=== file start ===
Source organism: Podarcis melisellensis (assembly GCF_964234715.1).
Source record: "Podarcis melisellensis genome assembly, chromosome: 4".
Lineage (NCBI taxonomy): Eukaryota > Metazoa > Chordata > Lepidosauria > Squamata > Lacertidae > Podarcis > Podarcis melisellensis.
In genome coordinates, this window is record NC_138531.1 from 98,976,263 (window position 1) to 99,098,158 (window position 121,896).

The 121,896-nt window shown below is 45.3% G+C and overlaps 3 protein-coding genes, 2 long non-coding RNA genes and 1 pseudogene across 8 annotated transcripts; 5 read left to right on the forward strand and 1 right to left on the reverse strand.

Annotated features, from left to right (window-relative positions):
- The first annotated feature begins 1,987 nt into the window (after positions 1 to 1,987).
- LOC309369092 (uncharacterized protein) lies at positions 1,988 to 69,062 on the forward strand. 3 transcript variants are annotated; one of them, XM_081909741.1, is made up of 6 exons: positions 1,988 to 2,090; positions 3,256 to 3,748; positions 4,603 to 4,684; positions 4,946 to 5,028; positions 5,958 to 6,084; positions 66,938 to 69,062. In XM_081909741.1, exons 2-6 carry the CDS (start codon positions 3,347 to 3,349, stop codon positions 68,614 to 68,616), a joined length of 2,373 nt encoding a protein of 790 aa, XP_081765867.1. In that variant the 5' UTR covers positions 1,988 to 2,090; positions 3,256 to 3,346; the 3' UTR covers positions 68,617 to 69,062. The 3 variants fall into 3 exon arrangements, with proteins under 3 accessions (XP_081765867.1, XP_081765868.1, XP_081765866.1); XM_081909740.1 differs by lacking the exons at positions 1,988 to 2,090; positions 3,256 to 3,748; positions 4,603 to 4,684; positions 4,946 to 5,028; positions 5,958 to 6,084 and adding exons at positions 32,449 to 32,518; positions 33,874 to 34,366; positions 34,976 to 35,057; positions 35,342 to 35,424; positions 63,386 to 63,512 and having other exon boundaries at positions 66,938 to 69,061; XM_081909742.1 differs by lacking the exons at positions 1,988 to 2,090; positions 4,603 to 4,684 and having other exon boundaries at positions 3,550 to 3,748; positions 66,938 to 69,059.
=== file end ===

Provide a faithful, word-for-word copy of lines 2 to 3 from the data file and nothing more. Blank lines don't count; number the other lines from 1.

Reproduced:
Source record: "Podarcis melisellensis genome assembly, chromosome: 4".
Lineage (NCBI taxonomy): Eukaryota > Metazoa > Chordata > Lepidosauria > Squamata > Lacertidae > Podarcis > Podarcis melisellensis.